Diabetes Alters Aromatase Enzyme Levels in Sciatic Nerve and Hippocampus Tissues of Rats

Burul-Bozkurt N., PEKİNER C., Kelicen P.

CELLULAR AND MOLECULAR NEUROBIOLOGY, vol.30, no.3, pp.445-451, 2010 (SCI-Expanded) identifier identifier identifier

  • Publication Type: Article / Article
  • Volume: 30 Issue: 3
  • Publication Date: 2010
  • Doi Number: 10.1007/s10571-009-9469-0
  • Journal Indexes: Science Citation Index Expanded (SCI-EXPANDED), Scopus
  • Page Numbers: pp.445-451
  • Hacettepe University Affiliated: Yes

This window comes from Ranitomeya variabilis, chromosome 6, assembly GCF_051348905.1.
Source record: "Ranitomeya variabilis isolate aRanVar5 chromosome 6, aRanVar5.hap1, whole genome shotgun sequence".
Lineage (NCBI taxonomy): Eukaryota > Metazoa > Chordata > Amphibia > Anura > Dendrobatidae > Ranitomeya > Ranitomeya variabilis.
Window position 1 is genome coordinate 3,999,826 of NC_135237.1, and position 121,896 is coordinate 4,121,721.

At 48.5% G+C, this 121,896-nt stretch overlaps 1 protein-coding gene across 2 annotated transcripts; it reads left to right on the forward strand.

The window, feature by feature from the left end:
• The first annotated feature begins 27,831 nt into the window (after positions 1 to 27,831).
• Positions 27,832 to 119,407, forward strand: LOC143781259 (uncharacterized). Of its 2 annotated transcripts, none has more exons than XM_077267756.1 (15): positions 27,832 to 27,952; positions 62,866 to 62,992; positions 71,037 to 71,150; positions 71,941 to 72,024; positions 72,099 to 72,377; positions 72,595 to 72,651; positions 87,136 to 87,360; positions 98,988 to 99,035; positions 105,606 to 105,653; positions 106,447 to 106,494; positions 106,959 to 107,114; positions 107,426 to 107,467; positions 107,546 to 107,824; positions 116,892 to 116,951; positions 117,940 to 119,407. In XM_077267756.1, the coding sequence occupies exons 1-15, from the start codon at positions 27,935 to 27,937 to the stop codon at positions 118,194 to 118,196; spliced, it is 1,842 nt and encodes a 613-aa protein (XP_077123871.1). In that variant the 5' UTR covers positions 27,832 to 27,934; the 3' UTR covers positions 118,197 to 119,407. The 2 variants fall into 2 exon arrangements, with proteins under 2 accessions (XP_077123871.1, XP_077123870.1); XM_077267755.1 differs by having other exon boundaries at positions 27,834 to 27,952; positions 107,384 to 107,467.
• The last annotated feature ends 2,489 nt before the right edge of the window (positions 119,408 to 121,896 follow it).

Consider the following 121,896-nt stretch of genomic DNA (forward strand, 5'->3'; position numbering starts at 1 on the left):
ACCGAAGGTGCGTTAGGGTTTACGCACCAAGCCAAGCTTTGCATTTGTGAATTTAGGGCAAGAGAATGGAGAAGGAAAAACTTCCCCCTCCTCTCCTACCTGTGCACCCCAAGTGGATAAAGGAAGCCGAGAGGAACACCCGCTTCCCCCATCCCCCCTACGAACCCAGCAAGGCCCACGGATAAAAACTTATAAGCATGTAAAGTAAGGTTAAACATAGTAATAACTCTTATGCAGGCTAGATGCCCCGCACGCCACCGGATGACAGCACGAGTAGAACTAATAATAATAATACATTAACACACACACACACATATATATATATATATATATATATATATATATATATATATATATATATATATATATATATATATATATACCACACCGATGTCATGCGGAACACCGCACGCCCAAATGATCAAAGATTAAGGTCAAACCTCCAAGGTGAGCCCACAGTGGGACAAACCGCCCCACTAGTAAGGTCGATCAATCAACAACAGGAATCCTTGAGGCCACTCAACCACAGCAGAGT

Diabetes mellitus (DM) is associated with increased risk of impaired cognitive function. Diabetic neuropathy is one of the most common and important complications of DM. Estrogens prevent neuronal loss in experimental models of neurodegeneration and accelerate nerve regeneration. Aromatase catalyzes the conversion of androgens to estrogens and expressed in a variety of tissues including neurons. Although insulin is known to regulate the activity of aromatase there is no study about the effects of diabetes on this enzyme. Present study was designed to investigate the effects of experimental diabetes on aromatase expression in nervous system. Gender-based differences were also investigated. Rats were injected with streptozotocin to induce diabetes. At the end of 4 and 12 weeks sciatic nerve and hippocampus homogenates were prepared and evaluated for aromatase proteins. Aromatase expressions in sciatic nerves of both genders were decreased in 4 weeks of diabetes, but in 12 weeks the enzyme levels were increased in females and reached to control levels in male animals. Aromatase levels were not altered in hippocampus at 4 weeks but increased at 12 weeks in female diabetic rats. No significant differences were observed at enzyme levels of hippocampus in male diabetic rats. Insulin therapy prevented all diabetes-induced changes. In conclusion, these results indicated for the first time that, DM altered the expression of aromatase both in central and peripheral nervous systems. Peripheral nervous system is more vulnerable to damage than central nervous system in diabetes. These effects of diabetes differ with gender and compensatory neuroprotective mechanisms are more efficient in female rats.